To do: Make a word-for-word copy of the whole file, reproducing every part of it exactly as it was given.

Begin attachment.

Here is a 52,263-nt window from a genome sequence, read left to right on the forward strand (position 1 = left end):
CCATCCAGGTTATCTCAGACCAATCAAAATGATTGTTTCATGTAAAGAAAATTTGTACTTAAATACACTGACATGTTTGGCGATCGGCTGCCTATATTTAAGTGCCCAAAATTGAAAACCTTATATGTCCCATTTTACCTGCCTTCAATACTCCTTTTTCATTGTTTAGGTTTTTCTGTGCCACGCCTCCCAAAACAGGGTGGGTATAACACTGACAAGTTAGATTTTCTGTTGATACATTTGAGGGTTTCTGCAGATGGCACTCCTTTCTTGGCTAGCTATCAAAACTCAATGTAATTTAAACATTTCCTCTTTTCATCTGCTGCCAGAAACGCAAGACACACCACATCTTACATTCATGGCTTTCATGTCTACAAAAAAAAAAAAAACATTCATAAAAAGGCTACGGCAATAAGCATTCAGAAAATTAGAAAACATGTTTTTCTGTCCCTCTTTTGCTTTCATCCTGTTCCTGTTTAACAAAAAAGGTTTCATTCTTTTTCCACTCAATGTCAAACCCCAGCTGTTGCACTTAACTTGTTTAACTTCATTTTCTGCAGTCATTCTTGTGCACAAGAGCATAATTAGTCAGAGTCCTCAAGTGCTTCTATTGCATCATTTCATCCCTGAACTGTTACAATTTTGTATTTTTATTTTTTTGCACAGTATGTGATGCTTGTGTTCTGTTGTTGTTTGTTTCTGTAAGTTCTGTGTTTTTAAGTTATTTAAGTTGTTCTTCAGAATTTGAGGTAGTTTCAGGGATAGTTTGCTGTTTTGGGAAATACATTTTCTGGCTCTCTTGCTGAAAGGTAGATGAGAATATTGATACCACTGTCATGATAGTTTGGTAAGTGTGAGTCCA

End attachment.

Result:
Here is a 52,263-nt window from a genome sequence, read left to right on the forward strand (position 1 = left end):
CCATCCAGGTTATCTCAGACCAATCAAAATGATTGTTTCATGTAAAGAAAATTTGTACTTAAATACACTGACATGTTTGGCGATCGGCTGCCTATATTTAAGTGCCCAAAATTGAAAACCTTATATGTCCCATTTTACCTGCCTTCAATACTCCTTTTTCATTGTTTAGGTTTTTCTGTGCCACGCCTCCCAAAACAGGGTGGGTATAACACTGACAAGTTAGATTTTCTGTTGATACATTTGAGGGTTTCTGCAGATGGCACTCCTTTCTTGGCTAGCTATCAAAACTCAATGTAATTTAAACATTTCCTCTTTTCATCTGCTGCCAGAAACGCAAGACACACCACATCTTACATTCATGGCTTTCATGTCTACAAAAAAAAAAAAAACATTCATAAAAAGGCTACGGCAATAAGCATTCAGAAAATTAGAAAACATGTTTTTCTGTCCCTCTTTTGCTTTCATCCTGTTCCTGTTTAACAAAAAAGGTTTCATTCTTTTTCCACTCAATGTCAAACCCCAGCTGTTGCACTTAACTTGTTTAACTTCATTTTCTGCAGTCATTCTTGTGCACAAGAGCATAATTAGTCAGAGTCCTCAAGTGCTTCTATTGCATCATTTCATCCCTGAACTGTTACAATTTTGTATTTTTATTTTTTTGCACAGTATGTGATGCTTGTGTTCTGTTGTTGTTTGTTTCTGTAAGTTCTGTGTTTTTAAGTTATTTAAGTTGTTCTTCAGAATTTGAGGTAGTTTCAGGGATAGTTTGCTGTTTTGGGAAATACATTTTCTGGCTCTCTTGCTGAAAGGTAGATGAGAATATTGATACCACTGTCATGATAGTTTGGTAAGTGTGAGTCCA